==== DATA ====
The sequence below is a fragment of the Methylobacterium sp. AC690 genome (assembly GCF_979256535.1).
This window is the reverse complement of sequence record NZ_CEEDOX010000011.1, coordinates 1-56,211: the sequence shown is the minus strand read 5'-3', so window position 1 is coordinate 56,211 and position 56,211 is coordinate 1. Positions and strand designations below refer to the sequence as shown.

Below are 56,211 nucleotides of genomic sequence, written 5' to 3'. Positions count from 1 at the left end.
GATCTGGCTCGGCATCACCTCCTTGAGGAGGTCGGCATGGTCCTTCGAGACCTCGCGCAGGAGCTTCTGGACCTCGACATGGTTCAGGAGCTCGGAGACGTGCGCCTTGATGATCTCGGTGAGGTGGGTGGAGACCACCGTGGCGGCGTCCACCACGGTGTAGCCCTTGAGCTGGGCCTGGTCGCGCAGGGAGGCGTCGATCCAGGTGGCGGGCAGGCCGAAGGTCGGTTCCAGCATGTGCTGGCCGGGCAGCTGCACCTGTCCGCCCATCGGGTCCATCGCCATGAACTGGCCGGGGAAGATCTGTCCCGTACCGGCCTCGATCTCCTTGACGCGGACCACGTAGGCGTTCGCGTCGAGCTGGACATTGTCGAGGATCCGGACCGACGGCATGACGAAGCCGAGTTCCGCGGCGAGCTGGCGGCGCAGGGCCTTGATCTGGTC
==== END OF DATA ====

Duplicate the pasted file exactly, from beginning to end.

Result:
The sequence below is a fragment of the Methylobacterium sp. AC690 genome (assembly GCF_979256535.1).
This window is the reverse complement of sequence record NZ_CEEDOX010000011.1, coordinates 1-56,211: the sequence shown is the minus strand read 5'-3', so window position 1 is coordinate 56,211 and position 56,211 is coordinate 1. Positions and strand designations below refer to the sequence as shown.

Below are 56,211 nucleotides of genomic sequence, written 5' to 3'. Positions count from 1 at the left end.
GATCTGGCTCGGCATCACCTCCTTGAGGAGGTCGGCATGGTCCTTCGAGACCTCGCGCAGGAGCTTCTGGACCTCGACATGGTTCAGGAGCTCGGAGACGTGCGCCTTGATGATCTCGGTGAGGTGGGTGGAGACCACCGTGGCGGCGTCCACCACGGTGTAGCCCTTGAGCTGGGCCTGGTCGCGCAGGGAGGCGTCGATCCAGGTGGCGGGCAGGCCGAAGGTCGGTTCCAGCATGTGCTGGCCGGGCAGCTGCACCTGTCCGCCCATCGGGTCCATCGCCATGAACTGGCCGGGGAAGATCTGTCCCGTACCGGCCTCGATCTCCTTGACGCGGACCACGTAGGCGTTCGCGTCGAGCTGGACATTGTCGAGGATCCGGACCGACGGCATGACGAAGCCGAGTTCCGCGGCGAGCTGGCGGCGCAGGGCCTTGATCTGGTC